2. Stellaris

Stellaris itself is a semi-realtime strategic simulator, where you take a fledgling planet and turn it into a sprawling galactic empire... or more likely die trying. You control literally every aspect of your empire: how your government is set up, where your pops live, how they're treated, what they research, what planets they colonize, and how you deal with the galaxy around you. There are some automated aspects when it comes to ship design & planet/sector management, but these are almost always less efficient than player-controlled choices, and thus are best given as little automation as possible.

The AI itself is at times odd, and predictably unpredictable.

With that said, there's a massive amount of information constantly being thrown at the player throughout the game, even enough to make veterans stumble from time to time. The tutorial by itself is insufficient in preparing the player for the full burdens of managing an empire all on their own, especially when dealing with the hidden interactions between traits, ethics, & research specialties, and thus an extensive reading of the wiki is highly recommended.

Ss 7e39a0b8251b6701a7f3c5cc5b36cbe0f58f569b 1920x1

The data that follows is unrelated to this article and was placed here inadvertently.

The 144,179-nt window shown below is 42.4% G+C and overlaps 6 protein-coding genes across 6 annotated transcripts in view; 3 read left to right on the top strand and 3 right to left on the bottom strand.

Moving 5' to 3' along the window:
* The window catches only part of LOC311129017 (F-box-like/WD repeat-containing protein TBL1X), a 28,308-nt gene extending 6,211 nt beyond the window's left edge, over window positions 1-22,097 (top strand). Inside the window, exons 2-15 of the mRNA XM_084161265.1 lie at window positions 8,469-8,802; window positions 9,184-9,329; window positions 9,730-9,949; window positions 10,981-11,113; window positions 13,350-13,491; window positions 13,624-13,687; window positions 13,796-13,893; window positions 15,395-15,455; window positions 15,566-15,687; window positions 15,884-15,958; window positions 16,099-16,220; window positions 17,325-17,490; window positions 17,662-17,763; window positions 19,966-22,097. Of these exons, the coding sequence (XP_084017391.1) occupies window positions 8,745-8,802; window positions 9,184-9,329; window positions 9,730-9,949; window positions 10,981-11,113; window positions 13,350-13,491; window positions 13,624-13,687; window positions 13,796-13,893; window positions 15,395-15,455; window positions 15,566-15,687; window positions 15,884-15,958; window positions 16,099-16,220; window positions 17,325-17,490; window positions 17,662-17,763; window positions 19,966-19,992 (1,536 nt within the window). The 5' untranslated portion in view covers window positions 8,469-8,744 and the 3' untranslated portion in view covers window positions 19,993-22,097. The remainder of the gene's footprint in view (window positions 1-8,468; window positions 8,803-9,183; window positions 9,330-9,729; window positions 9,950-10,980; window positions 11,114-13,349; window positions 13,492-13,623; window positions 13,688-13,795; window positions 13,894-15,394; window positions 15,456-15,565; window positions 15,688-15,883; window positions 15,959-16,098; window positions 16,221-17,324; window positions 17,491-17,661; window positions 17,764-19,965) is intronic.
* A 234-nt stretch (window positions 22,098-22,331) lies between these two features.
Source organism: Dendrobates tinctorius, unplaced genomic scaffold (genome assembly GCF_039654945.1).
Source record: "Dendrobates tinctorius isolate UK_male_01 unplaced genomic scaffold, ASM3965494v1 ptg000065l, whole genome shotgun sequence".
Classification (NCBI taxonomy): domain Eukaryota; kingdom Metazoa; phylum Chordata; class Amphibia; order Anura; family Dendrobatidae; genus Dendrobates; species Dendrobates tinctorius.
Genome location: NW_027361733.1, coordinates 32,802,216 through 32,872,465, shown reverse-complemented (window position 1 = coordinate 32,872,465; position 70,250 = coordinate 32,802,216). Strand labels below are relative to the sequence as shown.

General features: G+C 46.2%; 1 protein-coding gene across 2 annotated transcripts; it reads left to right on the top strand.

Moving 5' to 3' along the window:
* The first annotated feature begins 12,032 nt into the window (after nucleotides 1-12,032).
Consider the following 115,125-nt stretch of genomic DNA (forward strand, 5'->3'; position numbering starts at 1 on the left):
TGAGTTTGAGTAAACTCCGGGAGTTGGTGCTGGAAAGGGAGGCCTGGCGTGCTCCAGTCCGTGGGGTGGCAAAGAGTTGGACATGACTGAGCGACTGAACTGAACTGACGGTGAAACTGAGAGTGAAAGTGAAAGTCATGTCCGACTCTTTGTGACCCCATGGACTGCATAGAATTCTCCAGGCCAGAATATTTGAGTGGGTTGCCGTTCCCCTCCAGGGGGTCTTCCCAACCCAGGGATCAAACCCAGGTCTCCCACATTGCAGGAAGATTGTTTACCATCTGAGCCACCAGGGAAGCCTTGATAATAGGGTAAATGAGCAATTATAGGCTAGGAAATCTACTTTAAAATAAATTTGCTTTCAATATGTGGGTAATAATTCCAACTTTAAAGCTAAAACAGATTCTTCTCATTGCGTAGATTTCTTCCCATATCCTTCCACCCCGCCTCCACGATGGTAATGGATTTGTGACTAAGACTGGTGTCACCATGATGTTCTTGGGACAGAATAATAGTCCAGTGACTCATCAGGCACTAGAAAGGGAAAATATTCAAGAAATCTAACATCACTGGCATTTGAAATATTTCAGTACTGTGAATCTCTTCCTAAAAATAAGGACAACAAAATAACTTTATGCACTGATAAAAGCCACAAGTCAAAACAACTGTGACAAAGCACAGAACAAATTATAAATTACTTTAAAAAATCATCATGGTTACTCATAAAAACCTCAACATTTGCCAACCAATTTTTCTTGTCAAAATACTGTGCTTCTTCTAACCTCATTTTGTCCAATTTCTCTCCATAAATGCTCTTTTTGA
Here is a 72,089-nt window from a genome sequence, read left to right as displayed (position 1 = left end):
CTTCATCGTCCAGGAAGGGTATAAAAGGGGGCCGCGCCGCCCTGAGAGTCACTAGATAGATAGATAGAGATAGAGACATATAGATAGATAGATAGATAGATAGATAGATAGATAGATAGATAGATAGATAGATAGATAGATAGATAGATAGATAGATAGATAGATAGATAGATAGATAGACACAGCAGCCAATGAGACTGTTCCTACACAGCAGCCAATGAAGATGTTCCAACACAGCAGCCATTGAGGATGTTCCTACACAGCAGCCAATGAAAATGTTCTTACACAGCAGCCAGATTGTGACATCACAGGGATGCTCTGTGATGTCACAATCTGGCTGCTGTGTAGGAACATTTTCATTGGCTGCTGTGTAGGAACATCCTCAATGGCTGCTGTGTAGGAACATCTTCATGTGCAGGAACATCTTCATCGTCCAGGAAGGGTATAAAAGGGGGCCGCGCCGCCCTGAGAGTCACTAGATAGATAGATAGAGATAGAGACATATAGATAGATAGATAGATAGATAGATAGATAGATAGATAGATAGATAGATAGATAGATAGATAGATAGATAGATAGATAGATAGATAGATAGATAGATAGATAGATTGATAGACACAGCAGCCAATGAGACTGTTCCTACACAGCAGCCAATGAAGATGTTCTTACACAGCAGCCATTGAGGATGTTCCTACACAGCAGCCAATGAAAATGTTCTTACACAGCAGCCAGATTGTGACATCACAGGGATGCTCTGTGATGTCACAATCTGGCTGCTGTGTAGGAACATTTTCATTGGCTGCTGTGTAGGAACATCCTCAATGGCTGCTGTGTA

Your mileage may vary, as there are much, much bigger galaxy sizes to choose from...

The AI itself is at times odd, and predictably unpredictable. Everyone has different views regarding the AI, with personal skill and playstyle usually weighing heavily on their opinions. From personal experience, the AI can be compared to an early-mid tier player, depending on difficulty modifiers. They can utilize basic functionality like colonizing planets, utilizing relationships/trading, building fleets, etc, but they tend to have glaring issues that can be exploited. Specifically, they tend to have issues creating & maintaining their economy, leaning more towards early gains for later losses, and panic spam specific structures when certain resources start running low.

Stellaris itself is a semi-realtime strategic simulator

Grand Admiral difficulty can absolutely wreck all but the strongest builds, and a mega federation can easily end a game, no matter how strong you are. Make no mistake, there will always be a challenging difficulty for all players. With that said, it's perfectly acceptable to find and stop at one that you find both challenging & enjoyable. For me, it's a 2300-2350 scaling Admiral game on a small galaxy, with 0.25 planet spawns and 0.5 hyperlane density. Your mileage may vary, as there are much, much bigger galaxy sizes to choose from... provided you have the time & energy to complete them.